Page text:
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ANYWAY, enough of the education component of this post (I didn’t want to get into it too much, but I also didn’t want you guys to be wondering why there wasn’t a new burger every week on here!), let’s get to the food – gooey, runny yolked poached egg in a polenta and chunky sugo nest. Winter time comfort food. The perfect meal to end the week. Which I really, really needed last night after only 3 hours sleep Saturday night.

The polenta and sugo were pretty simple – I make them both pretty often. But, surprisingly, I’ve never done poached eggs before! How is this possible?! I have no idea! It really only just hit me when I vetoed frying the egg and couldn’t be bothered waiting long enough to do the baked egg thing. I figured it couldn’t hurt to give it a try,  and happily, it was no where near as difficult or scary as I thought it’d be!

So here’s your gluten free, lactose free, fructose free, low FODMAP, tummy friendly, blah blah blah winter warmer dinner of poached egg/s, polenta and sugo…

Ingredients (for 2):
Sugo:
– garlic infused olive oil
– 2 rashers bacon, diced
– 1 red capsicum, diced
– 2 heaped tbsp pitted, sliced black olives
– 3 ripe tomatoes, diced
– 1 cup plain tomato pasta sauce
– salt, pepper and dried basil
– 2 handfuls baby spinach leaves, torn

Polenta:
– 2 cups water with a sprinkle of salt
– ½ cup polenta/fine semolina
– 1 tbsp Nuttelex spread (or just regular butter if you’re not low FODMAPing)
– 1/4 cup grated parmesan cheese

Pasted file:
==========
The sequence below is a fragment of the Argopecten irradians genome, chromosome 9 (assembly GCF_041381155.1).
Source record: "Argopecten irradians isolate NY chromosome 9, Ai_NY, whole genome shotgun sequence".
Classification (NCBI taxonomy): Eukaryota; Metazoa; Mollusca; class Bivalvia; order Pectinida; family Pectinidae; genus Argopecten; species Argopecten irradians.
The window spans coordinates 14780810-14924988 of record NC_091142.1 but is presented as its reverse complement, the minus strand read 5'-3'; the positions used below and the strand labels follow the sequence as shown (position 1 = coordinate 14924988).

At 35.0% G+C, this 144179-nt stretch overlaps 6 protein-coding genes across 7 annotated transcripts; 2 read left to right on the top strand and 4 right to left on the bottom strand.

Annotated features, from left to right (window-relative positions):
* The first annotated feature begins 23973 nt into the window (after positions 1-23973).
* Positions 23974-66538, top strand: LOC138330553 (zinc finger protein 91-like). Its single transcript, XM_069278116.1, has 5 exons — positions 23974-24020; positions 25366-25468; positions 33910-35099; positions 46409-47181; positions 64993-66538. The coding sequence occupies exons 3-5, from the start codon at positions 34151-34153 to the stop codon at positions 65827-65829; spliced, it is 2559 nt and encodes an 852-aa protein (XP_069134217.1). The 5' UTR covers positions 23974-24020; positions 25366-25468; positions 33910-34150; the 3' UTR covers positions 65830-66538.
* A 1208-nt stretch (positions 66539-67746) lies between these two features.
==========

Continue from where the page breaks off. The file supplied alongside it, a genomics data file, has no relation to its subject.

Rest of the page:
Eggs:
– as many eggs as you want
– pot of water
– 1 tbsp vinegar

Method:
1. Get the sugo started first – heat the oil in a pan over medium heat and add the bacon. Once the bacon starts to get a little colour, add the capsicum and cook over high heat until the capsicum starts to soften.

2. Next, add the olives, tomato, pasta sauce and as much salt, pepper and basil as you like to the pot. Simmer for 10 minutes, until the sauce thickens. Then mix the spinach through until it wilts and shrinks. You can set the sauce aside and re-heat it if need be just before serving.

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3. Get your pot of water and the little bit of vinegar for the eggs on the boil next – it needs to be a roaring, rolling boil before you even think about throwing those eggs in there. Crack as many eggs as you want into separate, small dishes and set them aside.

4. Finally, get the pot of water for the polenta on medium heat – bring it almost to the boil, turn the heat down and slowly add the polenta, whisking as you add it (if you dump it all in at once, it’ll be a lumpy mess). Once all the polenta is in, keep the heat on low and whisk continuously for 5-10 minutes, until you’re happy with the consistency – if it’s too thin for you, keep whisking over low heat to thicken it up, and if it’s too thick add a little more water. Add in the butter and cheese, whisk through, and again leave it to the side to re-heat if you need to before serving.

5. Now, those eggs. Water’s on a strong rolling boil, give it a stir with a spoon to create a little whirlpool in the centre, and slowly and carefully slide in the first egg. Set a timer for 2 minutes, try not to panic like I did at the messy trail of egg white that’s probably floating around in there (I don’t know how, but egg magic will bring it all together in the end), and remove your egg with a slotted spoon just before the timer hits the 2 minute mark – rest it on a paper towel-covered plate until you’re ready for it. Keep poaching your remaining eggs, one at a time.

6. Assembly is easy – polenta into the bowl first, lots of sugo next, and plonk your egg on top. Hopefully you saved a little parmesan to top it with, too! Enjoy 🙂

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And if there are any more low FODMAPers out there reading this, I’d LOVE to hear from you guys – let me know how you’re going with it all, any favourite dishes you have, any helpful tips and what not!